Self-care is critical for maintaining your mental, emotional and physical health. Self-care isn’t something you don’t like to do or something you force yourself to do—and it’s not selfish, either. When you make yourself a priority, you’re less likely to become exhausted, emotionally drained, and no good to anyone—including yourself.
Reduce stress at home:
There are few things better than walking through the door after a long day into an atmosphere that encourages you to unwind and de-stress. Make your home your partner in relaxation by creating a soothing, clutter-free environment. It’s a scientific fact that the less “stuff” you have littering your home, the less cluttered your mind will feel, so throw away or donate clothes you haven’t worn in the last year, decor you’ve outgrown, and knick knacks that no longer hold any sentimental value. If you’re having trouble letting things go, start small by moving the belongings you can live without to a storage unit, which is a relatively inexpensive buy; the overall average price of a self-storage unit over the last six months has been $94.57 in New York, NY—a small price to pay for your sanity!
Other ways to reduce stress at home include:
- Brighten rooms.
- Play calming music.
- Dedicate a technology-free room.
Here are a few more tips to de-stress your home.
The best stress-relievers:
It’s rare to experience a completely stress-free day, but when you find yourself overwhelmed with intense, chronic, or unmanaged stress, your mental and physical health suffer. Stress-relief isn’t a one-size-fits-all proposition, so here’s a list of proven techniques that you can use and adapt based on your mood and situation. Some might perfectly complement your daily routine. Others might work better in specific circumstances.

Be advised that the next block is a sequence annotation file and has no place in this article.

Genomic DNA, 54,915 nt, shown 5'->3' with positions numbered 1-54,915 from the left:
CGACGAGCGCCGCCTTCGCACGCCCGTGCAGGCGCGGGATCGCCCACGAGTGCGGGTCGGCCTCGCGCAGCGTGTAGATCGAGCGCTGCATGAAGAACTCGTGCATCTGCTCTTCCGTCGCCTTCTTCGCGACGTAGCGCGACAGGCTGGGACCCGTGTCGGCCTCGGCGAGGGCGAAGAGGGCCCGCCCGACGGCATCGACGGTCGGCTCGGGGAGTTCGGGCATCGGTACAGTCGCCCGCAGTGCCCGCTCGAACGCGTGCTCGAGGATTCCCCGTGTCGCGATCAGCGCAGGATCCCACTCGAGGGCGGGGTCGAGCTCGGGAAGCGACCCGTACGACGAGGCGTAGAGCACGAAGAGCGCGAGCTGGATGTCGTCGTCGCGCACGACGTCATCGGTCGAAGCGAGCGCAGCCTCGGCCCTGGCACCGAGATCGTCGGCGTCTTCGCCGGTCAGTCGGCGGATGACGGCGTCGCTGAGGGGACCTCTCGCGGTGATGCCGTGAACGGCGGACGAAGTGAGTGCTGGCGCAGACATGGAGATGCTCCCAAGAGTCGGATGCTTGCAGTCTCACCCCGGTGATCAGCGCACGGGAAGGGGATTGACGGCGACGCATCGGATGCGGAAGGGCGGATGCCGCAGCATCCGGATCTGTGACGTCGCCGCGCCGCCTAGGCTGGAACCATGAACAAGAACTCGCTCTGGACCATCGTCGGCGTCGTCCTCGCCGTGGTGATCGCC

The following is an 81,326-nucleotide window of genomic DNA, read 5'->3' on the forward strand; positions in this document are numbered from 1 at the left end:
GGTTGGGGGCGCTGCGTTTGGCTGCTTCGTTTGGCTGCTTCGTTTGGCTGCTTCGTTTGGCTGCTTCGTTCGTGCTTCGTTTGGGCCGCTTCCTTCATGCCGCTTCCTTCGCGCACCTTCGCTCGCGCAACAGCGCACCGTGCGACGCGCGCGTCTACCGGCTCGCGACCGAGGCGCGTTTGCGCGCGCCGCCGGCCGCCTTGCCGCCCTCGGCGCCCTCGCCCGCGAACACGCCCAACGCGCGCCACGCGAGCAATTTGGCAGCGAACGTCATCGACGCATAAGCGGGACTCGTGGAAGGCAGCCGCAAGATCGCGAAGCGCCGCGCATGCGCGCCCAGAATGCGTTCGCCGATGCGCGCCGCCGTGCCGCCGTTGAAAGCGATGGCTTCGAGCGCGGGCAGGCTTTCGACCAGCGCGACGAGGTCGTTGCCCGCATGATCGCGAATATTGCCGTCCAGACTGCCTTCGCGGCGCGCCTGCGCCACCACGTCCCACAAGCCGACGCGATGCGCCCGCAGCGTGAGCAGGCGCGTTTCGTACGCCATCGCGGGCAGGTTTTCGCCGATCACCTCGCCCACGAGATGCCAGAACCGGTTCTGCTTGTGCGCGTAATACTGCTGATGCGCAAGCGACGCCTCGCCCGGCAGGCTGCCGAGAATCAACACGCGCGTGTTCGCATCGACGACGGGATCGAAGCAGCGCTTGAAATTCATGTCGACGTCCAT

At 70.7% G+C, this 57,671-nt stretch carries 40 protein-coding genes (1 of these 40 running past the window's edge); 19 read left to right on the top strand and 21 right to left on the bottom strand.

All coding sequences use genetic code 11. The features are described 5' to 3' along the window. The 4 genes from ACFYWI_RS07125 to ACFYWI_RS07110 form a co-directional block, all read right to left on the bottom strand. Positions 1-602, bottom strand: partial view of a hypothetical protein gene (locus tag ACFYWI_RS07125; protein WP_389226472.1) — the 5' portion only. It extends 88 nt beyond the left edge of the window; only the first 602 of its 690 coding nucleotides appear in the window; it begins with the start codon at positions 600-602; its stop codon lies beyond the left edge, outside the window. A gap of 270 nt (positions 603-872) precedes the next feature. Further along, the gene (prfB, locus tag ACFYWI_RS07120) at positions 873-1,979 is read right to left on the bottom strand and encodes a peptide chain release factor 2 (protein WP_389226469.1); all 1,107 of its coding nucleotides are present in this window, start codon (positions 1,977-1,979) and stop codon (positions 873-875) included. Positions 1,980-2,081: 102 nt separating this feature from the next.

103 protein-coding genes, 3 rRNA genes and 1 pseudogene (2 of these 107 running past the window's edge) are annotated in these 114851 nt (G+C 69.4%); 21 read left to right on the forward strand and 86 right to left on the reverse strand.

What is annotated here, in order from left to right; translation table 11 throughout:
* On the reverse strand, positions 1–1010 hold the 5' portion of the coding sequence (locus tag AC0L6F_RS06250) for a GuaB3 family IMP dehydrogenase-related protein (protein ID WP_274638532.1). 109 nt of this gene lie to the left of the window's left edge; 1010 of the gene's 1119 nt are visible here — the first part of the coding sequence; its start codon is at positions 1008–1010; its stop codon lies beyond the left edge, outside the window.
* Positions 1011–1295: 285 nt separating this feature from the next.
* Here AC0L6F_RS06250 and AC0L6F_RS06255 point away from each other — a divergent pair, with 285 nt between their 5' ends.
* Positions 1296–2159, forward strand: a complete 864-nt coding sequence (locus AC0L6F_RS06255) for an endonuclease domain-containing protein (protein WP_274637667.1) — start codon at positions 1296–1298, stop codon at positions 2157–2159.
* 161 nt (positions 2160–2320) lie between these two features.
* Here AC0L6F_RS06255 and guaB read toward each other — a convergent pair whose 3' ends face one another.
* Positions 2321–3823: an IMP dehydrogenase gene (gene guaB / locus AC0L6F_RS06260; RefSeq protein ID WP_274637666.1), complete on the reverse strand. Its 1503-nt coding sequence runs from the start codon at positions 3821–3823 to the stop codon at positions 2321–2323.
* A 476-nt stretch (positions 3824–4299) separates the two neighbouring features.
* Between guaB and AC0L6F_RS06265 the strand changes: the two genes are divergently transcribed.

Guided Imagery: Guided imagery helps you de-stress by quickly and efficiently relaxing your body.
Journaling: Whether you create a gratitude journal where you record all the positive things that happen each day, scrawl out your frustrations, create lists, plans and goals, or a combination of all three, research shows that journaling is beneficial to de-stressing. You find a journal or notebook for as little as $2 or $3—worth every penny!
Meditation: Meditation’s great for short- and long-term stress relief and relaxation. You can use it every day to reset your brain and body, or as a quick fix to re-center yourself when your body’s reacting physically to a stressful situation.
Progressive Muscle Relaxation (PMR): This technique allows you to relax each of your body’s muscles by working your way up from your feet to the top of your head.
Yoga: This ancient art of relaxation and meditation blends breathing exercises, stretching and meditation to create a sense of inner calm and balance.
Deep breathing: This simple technique requires just a few minutes of your time.
Family & friends game night: Spending time with friends and family by playing games helps take your mind off stressors, encourages laughter and camaraderie, and is a balm for the blues.
Taking a walk or going for a jog: Nature’s a fantastic environment in which to recharge your batteries while you get a little vitamin D and clear your head. A walk helps you to clear your head—even if you take just a 10-minute jaunt outside your office. A jog might require a bit more time, but when you get into the rhythm of the run, you can enter an almost meditative state.
Listening to music: Whatever your jam, create a variety of playlists to match your different moods. A funky, upbeat collection is great for getting energized, while smooth jazz creates a relaxing atmosphere. Soft instrumental tracks are perfect for winding down.
Saying no: If you say “yes” too often, you end up overcommitted and frustrated. Learn the value of saying “no” more frequently.
Exercise: Exercise not only improves your physical health, but your mental health, too. It increases endorphins, serotonins and other neurotransmitters that improve mood and energy.
For a list of 70 ways to reduce stress, visit VeryWellMind.com.
Creating your own meditation space:
You can organize a meditation space from your home’s main traffic flow via a small, unused guest room or even a nook in the attic. You don’t need much space to carve out a spot to practice mindfulness. Your area can include:
- Natural light
- Pillows or mats
- Soothing music
- Essential oils
- Nature—whether with plants, flowers, photos, or all three
Actively planning time each day for self-care ensures that you maintain a healthy relationship with yourself. It encourages a healthy work-life balance. It reduces the toxic effects of stress. Regardless of the self-care strategies you choose, incorporating one or two into your daily routine is one of the best gifts you can give yourself.
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